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I agree about the World Cup vs Olympics. I think Brazil could have pulled off one of them, but trying to do both two years apart is crazy. That would be a challenge even for France or Japan.

This reminds me a lot of the time when Brazil became the third country in the world to obtain modern battleships.

http://en.wikipedia.org/wiki/Minas_Geraes-class_battleship

It continues to follow the thinking that money spent on infrastructure improvements for use of the Olympics follows two rules, it disappears after the Olympics are over and no one other than the Olympics uses said infrastructure. Please fly to Vancouver and get to downtown without taking a cab or shuttle. How do you get there, oh that's right Olympic infrastructure. The Olympics are like almost all civic projects. They are never or rarely going to be cost neutral or positive. But ask most Londoners if they are happy about the development of brown and gray fields into usable park, housing and entertainment land? Ask South Africans if the infrastructure from hosting the World Cup hasn't provided some positive legacies. Or Tokyo, Seoul, Atlanta, Barcelona and Sydney.

I agree. That said . . .

Vancouver actually started the SkyTrain way before the Olympics. The Expo Line has been around since the 80's, and a new line to the airport would have been built whether or not they hosted the Olympics. I remember it was being talked about way back in 2002 when I lived there.

How much transportation infrastructure is being built in Brazil? It seems like it isn't much: they haven't made any additions to Rio's metro system at any rate. Their main solution to the transportation issue for the World Cup has been to declare three holidays.

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The IOC has never, ever been in a position to pick a truly responsible, innovative, revolutionary type plan. No city has offered it.

The IOC consistently chooses the most expensive option over simpler bids that rely on existing venues. They get the type of bids that they encourage. If they rewarded responsible bids that relied on existing/temporary venues, then more countries would submit them and you wouldn't have so many withdrawals, failed referendums, etc.

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The IOC didn't pick the most expensive for 1996, 98, 00, 02, 10, 12 or 20. So its not always. And like I said, the IOC has only been given the exact same template again, and again and again. No one has tried anything new because it is the exact same consultants and advisers every cycle.

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The IOC didn't pick the most expensive for 1996, 98, 00, 02, 10, 12 or 20. So its not always. And like I said, the IOC has only been given the exact same template again, and again and again. No one has tried anything new because it is the exact same consultants and advisers every cycle.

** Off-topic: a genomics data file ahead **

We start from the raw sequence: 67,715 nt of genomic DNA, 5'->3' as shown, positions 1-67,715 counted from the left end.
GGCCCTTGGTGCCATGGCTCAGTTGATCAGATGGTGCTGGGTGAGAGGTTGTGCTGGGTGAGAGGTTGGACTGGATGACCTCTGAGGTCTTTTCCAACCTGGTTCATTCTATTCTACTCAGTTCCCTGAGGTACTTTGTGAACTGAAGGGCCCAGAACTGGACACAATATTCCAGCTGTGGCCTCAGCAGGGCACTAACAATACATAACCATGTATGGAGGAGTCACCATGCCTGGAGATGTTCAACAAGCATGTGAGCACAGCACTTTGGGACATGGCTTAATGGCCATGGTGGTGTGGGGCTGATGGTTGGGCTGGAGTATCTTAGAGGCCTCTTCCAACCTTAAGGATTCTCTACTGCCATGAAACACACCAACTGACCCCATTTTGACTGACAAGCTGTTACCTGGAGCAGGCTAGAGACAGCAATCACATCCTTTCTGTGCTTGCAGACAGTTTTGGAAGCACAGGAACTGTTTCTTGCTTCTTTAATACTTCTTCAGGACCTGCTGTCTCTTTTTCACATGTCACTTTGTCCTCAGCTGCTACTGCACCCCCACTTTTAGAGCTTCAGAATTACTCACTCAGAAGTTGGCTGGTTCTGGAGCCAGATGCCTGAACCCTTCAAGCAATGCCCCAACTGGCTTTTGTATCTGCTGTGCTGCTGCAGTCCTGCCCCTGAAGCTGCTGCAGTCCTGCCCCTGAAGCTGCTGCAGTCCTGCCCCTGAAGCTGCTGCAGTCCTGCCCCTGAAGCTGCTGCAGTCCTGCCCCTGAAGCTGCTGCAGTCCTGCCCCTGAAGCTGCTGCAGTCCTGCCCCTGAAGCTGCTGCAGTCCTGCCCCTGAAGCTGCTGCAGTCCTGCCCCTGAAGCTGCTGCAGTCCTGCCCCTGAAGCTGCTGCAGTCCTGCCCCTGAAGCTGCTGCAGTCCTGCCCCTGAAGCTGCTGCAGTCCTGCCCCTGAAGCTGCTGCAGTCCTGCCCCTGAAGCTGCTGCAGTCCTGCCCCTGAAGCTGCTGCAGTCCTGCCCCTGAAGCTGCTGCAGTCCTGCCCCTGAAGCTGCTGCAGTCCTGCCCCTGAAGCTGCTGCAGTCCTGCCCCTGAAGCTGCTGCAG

London was easily the most expensive proposal. And Tokyo was only a bit behind the price tag for embattled Istanbul.

I still can't believe you're defending the IOC. The consultants and advisers advise the bids based on the IOC's voting habits.

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London was easily the most expensive proposal. And Tokyo was only a bit behind the price tag for embattled Istanbul.

I still can't believe you're defending the IOC. The consultants and advisers advise the bids based on the IOC's voting habits.

I'm not defending anyone. If I recall Moscow's bid was the most expensive. I preferred Paris for the sustainability of their bid. I supported Salzburg and Munich. Yes I supported Tokyo but there is still substantial reuse in Tokyo's plans.

I am just saying that there are two sides to every coin and to this only one city has seriously pushed the envelope in their bid and that is Oslo.

Speaking privately to Rols I mentioned that I would love to see the German Olympic Committee challenge some of Bach's statements and present a Cologne-Dortmund-Dusseldorf clustered bid. Of course if that ever did come up people on here would be screaming about travel times, the 'Olympic atmosphere' and other nonsense.

I want 4 sports to be cut, I want all the useless 'universality' spots that generate thousands of additional athletes that have no business being in competition to be cut. I don't support the inclusion of golf. But I also see that the IOC is not to blame for the grandiose ambitions of developing countries.

You and FYI are the ones that claim the IOC will accept a paired down, more simplistic Games so that they can finally go to Africa. If that holds true for Africa it stands to reason that it would have held true for Brazil and South America. Brazil chose to go grandiose, big and ridiculous. I really don't think athletes or federations care if their venue cost 20 million or 200 million, they care that it is complete, meets international standards and provides the basis for good competition.